- This ultra-thin minimalist-style performance toesock allows your toes to align and splay naturally resulting in a more comfortable fit - perfect for Runners!
- The foot will remain cool with the light and breathable mesh top that maximizes ventilation.
- The no-show length rests below the ankle and features a heel tab to protect against chafing and keep the sock from sliding into the shoe.
2. Plantar Fasciitis
What is it & Causes:
Plantar fasciitis is a common condition that affects the foot and is characterized by pain and inflammation of the plantar fascia, a thick band of tissue that runs along the bottom of the foot from the heel to the toes.
Plantar fasciitis is a condition that often occurs as a result of overuse or excessive strain on the plantar fascia due to activities such as running, jumping or prolonged standing. Symptoms include sharp heel pain when standing up after sitting for long periods, increased pain after exercise, swelling in the arch of the foot, and difficulty flexing your feet.
Further symptoms include pain after physical activity, heel pain that is tender to the touch, pain while flexing the foot, or pretty much anything else that will put tension pressure through your foot.
Treatment for Plantar Fasciitis:
As far as treatment goes, the most effective for it is a combination would be rest and treating the area with ice, elevation, soft stretching and massages with some foot rollers, and compression material.
However, most runners do not want to stop running, so decreasing activity loads, changing into new shoes, and getting some supportive insoles can help decrease pain while still at least training a little bit.
Some doctors also recommend taking some over-the-counter anti-inflammatory medications like ibuprofen to help decrease inflammation in the afflicted area and relieve pain. Generally, most cases of plantar fascia will solve themselves following the old adage of RICE (Rest, Ice, Compression, Elevation).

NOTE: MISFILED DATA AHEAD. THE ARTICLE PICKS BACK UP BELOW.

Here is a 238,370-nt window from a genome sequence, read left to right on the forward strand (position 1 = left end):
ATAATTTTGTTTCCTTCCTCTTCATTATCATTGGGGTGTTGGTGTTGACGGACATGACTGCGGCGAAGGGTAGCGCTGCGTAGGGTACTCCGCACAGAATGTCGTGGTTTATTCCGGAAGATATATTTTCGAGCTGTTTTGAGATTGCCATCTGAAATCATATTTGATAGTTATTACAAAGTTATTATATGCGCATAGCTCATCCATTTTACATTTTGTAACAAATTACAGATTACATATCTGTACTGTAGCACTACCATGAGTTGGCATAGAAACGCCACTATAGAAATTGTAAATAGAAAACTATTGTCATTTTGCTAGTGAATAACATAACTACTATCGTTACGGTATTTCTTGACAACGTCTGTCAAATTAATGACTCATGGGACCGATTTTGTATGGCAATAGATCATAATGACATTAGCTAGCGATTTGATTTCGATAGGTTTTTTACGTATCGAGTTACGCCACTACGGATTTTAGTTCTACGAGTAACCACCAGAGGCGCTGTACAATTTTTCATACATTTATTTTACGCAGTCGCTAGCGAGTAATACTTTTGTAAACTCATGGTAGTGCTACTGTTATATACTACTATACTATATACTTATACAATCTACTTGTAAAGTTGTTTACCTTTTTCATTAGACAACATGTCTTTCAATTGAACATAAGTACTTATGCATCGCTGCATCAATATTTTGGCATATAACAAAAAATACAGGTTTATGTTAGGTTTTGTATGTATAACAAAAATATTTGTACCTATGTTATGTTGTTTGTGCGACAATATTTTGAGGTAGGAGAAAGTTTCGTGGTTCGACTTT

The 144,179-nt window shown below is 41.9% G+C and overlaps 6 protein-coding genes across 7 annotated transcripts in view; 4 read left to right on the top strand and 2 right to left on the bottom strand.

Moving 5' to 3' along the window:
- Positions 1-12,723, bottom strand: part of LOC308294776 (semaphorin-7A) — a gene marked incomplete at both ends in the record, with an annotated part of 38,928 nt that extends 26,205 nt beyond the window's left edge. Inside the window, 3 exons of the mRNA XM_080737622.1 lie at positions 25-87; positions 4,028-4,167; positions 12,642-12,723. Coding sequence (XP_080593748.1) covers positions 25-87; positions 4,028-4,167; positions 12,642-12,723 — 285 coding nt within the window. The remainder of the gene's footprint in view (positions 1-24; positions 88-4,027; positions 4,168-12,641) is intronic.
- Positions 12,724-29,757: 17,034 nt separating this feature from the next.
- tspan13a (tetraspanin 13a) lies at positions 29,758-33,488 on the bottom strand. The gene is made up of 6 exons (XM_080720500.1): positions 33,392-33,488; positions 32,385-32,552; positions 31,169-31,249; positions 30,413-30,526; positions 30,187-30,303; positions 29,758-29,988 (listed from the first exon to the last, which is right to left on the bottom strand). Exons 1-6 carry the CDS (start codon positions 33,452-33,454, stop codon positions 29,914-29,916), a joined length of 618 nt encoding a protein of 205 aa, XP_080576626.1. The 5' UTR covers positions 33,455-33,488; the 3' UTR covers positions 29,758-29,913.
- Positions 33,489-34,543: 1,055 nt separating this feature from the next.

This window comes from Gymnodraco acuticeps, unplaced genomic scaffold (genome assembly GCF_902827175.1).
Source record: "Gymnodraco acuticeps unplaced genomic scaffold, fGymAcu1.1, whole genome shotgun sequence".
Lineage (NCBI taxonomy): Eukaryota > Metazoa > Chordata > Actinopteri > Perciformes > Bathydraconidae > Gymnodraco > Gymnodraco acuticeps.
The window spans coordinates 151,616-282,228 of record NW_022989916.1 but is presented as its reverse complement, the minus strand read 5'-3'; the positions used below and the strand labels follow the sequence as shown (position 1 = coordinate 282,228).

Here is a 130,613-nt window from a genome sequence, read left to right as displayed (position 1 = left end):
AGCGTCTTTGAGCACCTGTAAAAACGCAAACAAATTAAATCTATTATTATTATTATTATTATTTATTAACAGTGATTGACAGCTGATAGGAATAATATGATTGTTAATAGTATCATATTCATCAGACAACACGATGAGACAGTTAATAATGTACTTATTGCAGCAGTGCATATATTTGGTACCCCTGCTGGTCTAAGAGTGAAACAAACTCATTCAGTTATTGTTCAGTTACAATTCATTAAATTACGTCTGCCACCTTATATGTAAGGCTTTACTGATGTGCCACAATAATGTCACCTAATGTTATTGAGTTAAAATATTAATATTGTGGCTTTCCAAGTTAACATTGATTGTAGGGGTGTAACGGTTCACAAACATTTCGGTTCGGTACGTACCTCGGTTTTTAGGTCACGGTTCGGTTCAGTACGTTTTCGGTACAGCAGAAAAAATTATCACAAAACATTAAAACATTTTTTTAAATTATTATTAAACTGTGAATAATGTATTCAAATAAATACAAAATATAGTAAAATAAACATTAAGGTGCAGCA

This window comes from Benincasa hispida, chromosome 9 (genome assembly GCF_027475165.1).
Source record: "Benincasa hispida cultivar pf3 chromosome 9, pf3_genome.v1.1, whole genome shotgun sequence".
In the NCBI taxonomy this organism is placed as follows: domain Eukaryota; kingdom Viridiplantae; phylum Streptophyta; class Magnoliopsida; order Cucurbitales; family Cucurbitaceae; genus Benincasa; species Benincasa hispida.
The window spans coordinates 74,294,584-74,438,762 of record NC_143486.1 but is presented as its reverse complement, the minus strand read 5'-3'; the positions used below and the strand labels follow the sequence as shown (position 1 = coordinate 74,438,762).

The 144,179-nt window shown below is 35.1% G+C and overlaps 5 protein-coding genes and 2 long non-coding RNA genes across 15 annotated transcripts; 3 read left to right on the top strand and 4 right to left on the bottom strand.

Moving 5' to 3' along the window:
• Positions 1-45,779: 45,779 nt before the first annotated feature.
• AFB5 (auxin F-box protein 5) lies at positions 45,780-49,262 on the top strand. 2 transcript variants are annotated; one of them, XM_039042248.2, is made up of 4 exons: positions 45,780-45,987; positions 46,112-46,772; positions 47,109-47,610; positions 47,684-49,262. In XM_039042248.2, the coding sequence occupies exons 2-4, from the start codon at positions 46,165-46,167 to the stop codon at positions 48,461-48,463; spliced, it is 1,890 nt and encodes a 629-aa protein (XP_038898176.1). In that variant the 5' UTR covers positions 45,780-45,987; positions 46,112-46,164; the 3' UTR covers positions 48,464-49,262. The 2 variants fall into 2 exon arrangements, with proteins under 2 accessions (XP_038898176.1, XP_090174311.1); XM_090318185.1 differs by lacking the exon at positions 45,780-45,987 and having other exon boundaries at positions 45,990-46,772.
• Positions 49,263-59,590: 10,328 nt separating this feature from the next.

- Trim to Fit: Superfeet insoles are made to be trimmed to fit your shoes and boots; follow cutting instructions before use, and if you're between sizes, size up and trim down to fit.
3. Stress Fractures
What is it & Causes:
A stress fracture is a small crack in the bone that occurs from gradual and repetitive stress put on a bone without time to heal.
Those new to running are definitely susceptible to getting a stress fracture commonly in their shins or feet because that is often where most of the impact force can take place.
In the feet, stress fractures occur most frequently in a metatarsal bone, which is one of the long bones that join the toes. At first, it may just feel sore, but over time the pain can become more pronounced, and the foot can swell up or bruise if left unchecked.
Putting any pressure or weight on the foot can cause pain, and so will pressing down directly on the affected area. The pain will definitely be more noticeable during and after weight-bearing activity, but it will be less noticeable after a long period of rest time, like sleeping or sitting at a desk at work.